Bake (Astaire), a sailor, is on temporary shore leave, and he drops by a dime-a-dance joint to visit his former dancing partner, Sherry (Rogers). They were in vaudeville together, but after she turned down his marriage proposal, they broke up the act and he joined the Navy. But he still carries the torch for her... and for their act, apparently, because the running gag is that when Bake hears a specific melody on the bugle, he instantly gets to tappin’. Sherry is of a like mind, because when Bake finally sneaks backstage to see her, he plays the same melody on his piccolo and Sherry reflexively does the same dance, turns and sees him, and immediately rushes to give him an exuberant hug. This is easily one of their most lovely and tender moments, since they are playing a couple with an established history, and they are happily reunited. Sherry is just beside herself with joy (I refuse to believe Ginger’s tears aren’t real), and can’t stop telling Bake how glad she is to see him. Of course, we get the usual contrivances along the way that threaten to break them up yet again, but not even the plodding story can ruin this heart-melting moment.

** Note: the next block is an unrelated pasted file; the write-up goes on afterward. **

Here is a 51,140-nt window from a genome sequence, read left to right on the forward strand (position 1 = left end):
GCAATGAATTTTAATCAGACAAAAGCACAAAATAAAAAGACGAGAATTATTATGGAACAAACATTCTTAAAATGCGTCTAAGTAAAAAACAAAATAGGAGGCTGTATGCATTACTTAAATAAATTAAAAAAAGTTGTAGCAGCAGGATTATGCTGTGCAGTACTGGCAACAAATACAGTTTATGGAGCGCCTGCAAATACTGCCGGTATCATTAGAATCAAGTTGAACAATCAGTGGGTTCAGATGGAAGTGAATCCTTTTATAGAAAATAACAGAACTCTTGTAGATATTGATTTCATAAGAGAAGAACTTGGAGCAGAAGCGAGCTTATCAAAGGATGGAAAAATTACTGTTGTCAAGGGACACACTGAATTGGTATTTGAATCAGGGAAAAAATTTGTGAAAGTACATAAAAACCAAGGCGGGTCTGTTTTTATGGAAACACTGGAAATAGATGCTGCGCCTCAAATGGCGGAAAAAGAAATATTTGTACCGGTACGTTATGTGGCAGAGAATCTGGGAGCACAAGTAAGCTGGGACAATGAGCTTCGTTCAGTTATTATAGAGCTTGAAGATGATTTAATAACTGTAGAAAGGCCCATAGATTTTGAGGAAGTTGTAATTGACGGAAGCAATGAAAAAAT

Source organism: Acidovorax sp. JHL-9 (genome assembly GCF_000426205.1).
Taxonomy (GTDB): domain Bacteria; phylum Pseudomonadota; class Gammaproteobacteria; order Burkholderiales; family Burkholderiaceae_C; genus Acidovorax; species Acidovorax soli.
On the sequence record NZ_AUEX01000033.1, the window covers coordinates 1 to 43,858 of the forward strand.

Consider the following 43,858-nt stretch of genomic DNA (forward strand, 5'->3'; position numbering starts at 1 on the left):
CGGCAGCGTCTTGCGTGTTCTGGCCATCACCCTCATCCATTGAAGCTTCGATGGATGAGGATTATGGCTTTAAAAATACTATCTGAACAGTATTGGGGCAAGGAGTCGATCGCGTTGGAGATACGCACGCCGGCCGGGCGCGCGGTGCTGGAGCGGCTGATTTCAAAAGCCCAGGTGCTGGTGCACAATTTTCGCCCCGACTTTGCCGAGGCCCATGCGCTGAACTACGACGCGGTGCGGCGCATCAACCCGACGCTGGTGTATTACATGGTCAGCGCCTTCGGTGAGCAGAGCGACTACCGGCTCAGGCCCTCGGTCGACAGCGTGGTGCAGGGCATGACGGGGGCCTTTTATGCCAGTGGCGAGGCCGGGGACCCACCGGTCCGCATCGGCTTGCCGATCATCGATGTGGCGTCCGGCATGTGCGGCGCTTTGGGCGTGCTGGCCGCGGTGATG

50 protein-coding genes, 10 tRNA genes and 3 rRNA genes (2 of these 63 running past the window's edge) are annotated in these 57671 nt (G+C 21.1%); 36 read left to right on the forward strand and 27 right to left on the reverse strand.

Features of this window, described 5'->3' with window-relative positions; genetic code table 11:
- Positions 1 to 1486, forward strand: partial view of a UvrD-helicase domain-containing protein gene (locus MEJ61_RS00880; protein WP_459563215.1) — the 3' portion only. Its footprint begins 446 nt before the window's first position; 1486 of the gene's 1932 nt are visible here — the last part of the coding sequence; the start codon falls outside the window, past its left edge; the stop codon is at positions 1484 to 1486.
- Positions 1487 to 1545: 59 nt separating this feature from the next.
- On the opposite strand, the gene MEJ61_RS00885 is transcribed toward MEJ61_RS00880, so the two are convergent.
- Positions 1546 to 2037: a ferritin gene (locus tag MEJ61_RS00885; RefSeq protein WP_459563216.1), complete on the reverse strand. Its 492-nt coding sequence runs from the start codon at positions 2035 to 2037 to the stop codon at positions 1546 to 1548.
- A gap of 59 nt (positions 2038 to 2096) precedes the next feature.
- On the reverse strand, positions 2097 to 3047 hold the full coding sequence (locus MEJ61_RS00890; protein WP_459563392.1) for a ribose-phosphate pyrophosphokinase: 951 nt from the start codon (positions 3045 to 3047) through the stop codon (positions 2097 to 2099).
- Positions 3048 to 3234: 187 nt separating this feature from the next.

Yet Another Tiresome Rant: Follow the Fleet is the most frustrating Astaire/Rogers musicals, because Fred and Ginger are, for some psychotically stupid reason, reduced to supporting players, despite headlining the movie. After proving their box office mettle in 1934's The Gay Divorcee, their second film, they were inexplicably cast as the beta couple in the following year’s Roberta. Even after the massive success of Top Hat, they were made secondary characters again in Follow the Fleet. What were the powers that be smoking?!

It’s bad enough that Follow the Fleet has a crushingly dull main story, but our uncharismatic lead couple is played by Blandolph, er, Randolph Scott, and mousy Harriet Hilliard (the future Mrs. Ozzie Nelson). My advice? Skip Scott and Hilliard’s scenes and just enjoy Fred and Ginger, who perform some of their greatest dance routines in this one (including the legendary “Let’s Face the Music and Dance”).

#3: The departure, Swing Time (1936)

Lucky (Astaire), a dancer/gambler, has missed his wedding due to a prank involving his pants (don’t ask). He runs off to New York to earn $25,000 to prove he’s worthy of his fiancée, but he instead falls for Penny (Rogers), a fetching dance teacher. They become successful dance partners (natch), but Lucky is now torn between two women, and when his fiancée comes back to town and he has indeed earned the $25,000, a devastated Penny accepts the marriage proposal of an oily bandleader (George Metaxa). No, I don't know why young, healthy, talented, attractive Penny feels the need to marry someone she clearly doesn't love, either. My best answer is, it was the thirties, just go with it.